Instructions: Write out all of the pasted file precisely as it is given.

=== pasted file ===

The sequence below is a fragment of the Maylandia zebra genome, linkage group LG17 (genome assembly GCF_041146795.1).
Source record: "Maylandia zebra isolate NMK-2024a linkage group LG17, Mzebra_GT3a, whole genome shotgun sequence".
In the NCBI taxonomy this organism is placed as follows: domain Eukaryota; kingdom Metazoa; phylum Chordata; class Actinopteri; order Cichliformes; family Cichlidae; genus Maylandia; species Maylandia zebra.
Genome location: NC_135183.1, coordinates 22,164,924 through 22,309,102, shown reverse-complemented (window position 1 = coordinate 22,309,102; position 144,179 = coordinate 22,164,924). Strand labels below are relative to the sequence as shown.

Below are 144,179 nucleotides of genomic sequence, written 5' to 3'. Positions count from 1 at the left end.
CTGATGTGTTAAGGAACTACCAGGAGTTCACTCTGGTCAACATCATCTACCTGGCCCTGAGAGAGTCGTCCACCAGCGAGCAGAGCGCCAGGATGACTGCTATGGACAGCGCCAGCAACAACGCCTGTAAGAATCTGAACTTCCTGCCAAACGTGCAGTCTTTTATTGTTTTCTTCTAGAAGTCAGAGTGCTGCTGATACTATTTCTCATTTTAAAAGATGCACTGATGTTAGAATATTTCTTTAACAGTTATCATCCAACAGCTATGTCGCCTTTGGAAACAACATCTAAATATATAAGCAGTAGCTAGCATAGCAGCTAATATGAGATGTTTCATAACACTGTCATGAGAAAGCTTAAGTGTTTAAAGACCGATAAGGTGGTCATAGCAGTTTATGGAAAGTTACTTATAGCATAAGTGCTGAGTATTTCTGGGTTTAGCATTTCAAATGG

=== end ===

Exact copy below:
The sequence below is a fragment of the Maylandia zebra genome, linkage group LG17 (genome assembly GCF_041146795.1).
Source record: "Maylandia zebra isolate NMK-2024a linkage group LG17, Mzebra_GT3a, whole genome shotgun sequence".
In the NCBI taxonomy this organism is placed as follows: domain Eukaryota; kingdom Metazoa; phylum Chordata; class Actinopteri; order Cichliformes; family Cichlidae; genus Maylandia; species Maylandia zebra.
Genome location: NC_135183.1, coordinates 22,164,924 through 22,309,102, shown reverse-complemented (window position 1 = coordinate 22,309,102; position 144,179 = coordinate 22,164,924). Strand labels below are relative to the sequence as shown.

Below are 144,179 nucleotides of genomic sequence, written 5' to 3'. Positions count from 1 at the left end.
CTGATGTGTTAAGGAACTACCAGGAGTTCACTCTGGTCAACATCATCTACCTGGCCCTGAGAGAGTCGTCCACCAGCGAGCAGAGCGCCAGGATGACTGCTATGGACAGCGCCAGCAACAACGCCTGTAAGAATCTGAACTTCCTGCCAAACGTGCAGTCTTTTATTGTTTTCTTCTAGAAGTCAGAGTGCTGCTGATACTATTTCTCATTTTAAAAGATGCACTGATGTTAGAATATTTCTTTAACAGTTATCATCCAACAGCTATGTCGCCTTTGGAAACAACATCTAAATATATAAGCAGTAGCTAGCATAGCAGCTAATATGAGATGTTTCATAACACTGTCATGAGAAAGCTTAAGTGTTTAAAGACCGATAAGGTGGTCATAGCAGTTTATGGAAAGTTACTTATAGCATAAGTGCTGAGTATTTCTGGGTTTAGCATTTCAAATGG